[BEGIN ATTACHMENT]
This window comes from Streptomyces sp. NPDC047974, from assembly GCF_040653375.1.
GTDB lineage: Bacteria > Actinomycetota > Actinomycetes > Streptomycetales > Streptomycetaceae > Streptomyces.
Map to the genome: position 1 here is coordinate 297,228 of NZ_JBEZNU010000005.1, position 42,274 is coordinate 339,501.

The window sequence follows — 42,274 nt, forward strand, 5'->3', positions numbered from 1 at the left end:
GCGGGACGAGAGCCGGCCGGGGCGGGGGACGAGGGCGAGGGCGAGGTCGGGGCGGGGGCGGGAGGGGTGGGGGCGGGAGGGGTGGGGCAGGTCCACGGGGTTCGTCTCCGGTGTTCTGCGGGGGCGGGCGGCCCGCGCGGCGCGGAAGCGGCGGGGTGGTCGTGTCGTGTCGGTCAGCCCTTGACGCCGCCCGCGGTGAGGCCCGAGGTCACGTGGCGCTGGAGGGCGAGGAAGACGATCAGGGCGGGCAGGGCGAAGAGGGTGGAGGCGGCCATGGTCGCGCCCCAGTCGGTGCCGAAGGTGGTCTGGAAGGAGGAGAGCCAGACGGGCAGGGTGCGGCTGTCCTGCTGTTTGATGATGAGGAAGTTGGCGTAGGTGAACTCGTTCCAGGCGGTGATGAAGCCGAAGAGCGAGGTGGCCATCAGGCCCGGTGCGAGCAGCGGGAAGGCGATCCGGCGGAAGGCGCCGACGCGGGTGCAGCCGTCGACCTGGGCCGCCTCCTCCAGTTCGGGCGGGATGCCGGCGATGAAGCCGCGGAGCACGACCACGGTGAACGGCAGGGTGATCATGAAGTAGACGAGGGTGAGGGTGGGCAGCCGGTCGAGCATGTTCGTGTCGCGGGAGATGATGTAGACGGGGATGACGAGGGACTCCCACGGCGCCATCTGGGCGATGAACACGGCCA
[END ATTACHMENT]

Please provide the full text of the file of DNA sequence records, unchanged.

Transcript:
This window comes from Streptomyces sp. NPDC047974, from assembly GCF_040653375.1.
GTDB lineage: Bacteria > Actinomycetota > Actinomycetes > Streptomycetales > Streptomycetaceae > Streptomyces.
Map to the genome: position 1 here is coordinate 297,228 of NZ_JBEZNU010000005.1, position 42,274 is coordinate 339,501.

The window sequence follows — 42,274 nt, forward strand, 5'->3', positions numbered from 1 at the left end:
GCGGGACGAGAGCCGGCCGGGGCGGGGGACGAGGGCGAGGGCGAGGTCGGGGCGGGGGCGGGAGGGGTGGGGGCGGGAGGGGTGGGGCAGGTCCACGGGGTTCGTCTCCGGTGTTCTGCGGGGGCGGGCGGCCCGCGCGGCGCGGAAGCGGCGGGGTGGTCGTGTCGTGTCGGTCAGCCCTTGACGCCGCCCGCGGTGAGGCCCGAGGTCACGTGGCGCTGGAGGGCGAGGAAGACGATCAGGGCGGGCAGGGCGAAGAGGGTGGAGGCGGCCATGGTCGCGCCCCAGTCGGTGCCGAAGGTGGTCTGGAAGGAGGAGAGCCAGACGGGCAGGGTGCGGCTGTCCTGCTGTTTGATGATGAGGAAGTTGGCGTAGGTGAACTCGTTCCAGGCGGTGATGAAGCCGAAGAGCGAGGTGGCCATCAGGCCCGGTGCGAGCAGCGGGAAGGCGATCCGGCGGAAGGCGCCGACGCGGGTGCAGCCGTCGACCTGGGCCGCCTCCTCCAGTTCGGGCGGGATGCCGGCGATGAAGCCGCGGAGCACGACCACGGTGAACGGCAGGGTGATCATGAAGTAGACGAGGGTGAGGGTGGGCAGCCGGTCGAGCATGTTCGTGTCGCGGGAGATGATGTAGACGGGGATGACGAGGGACTCCCACGGCGCCATCTGGGCGATGAACACGGCCA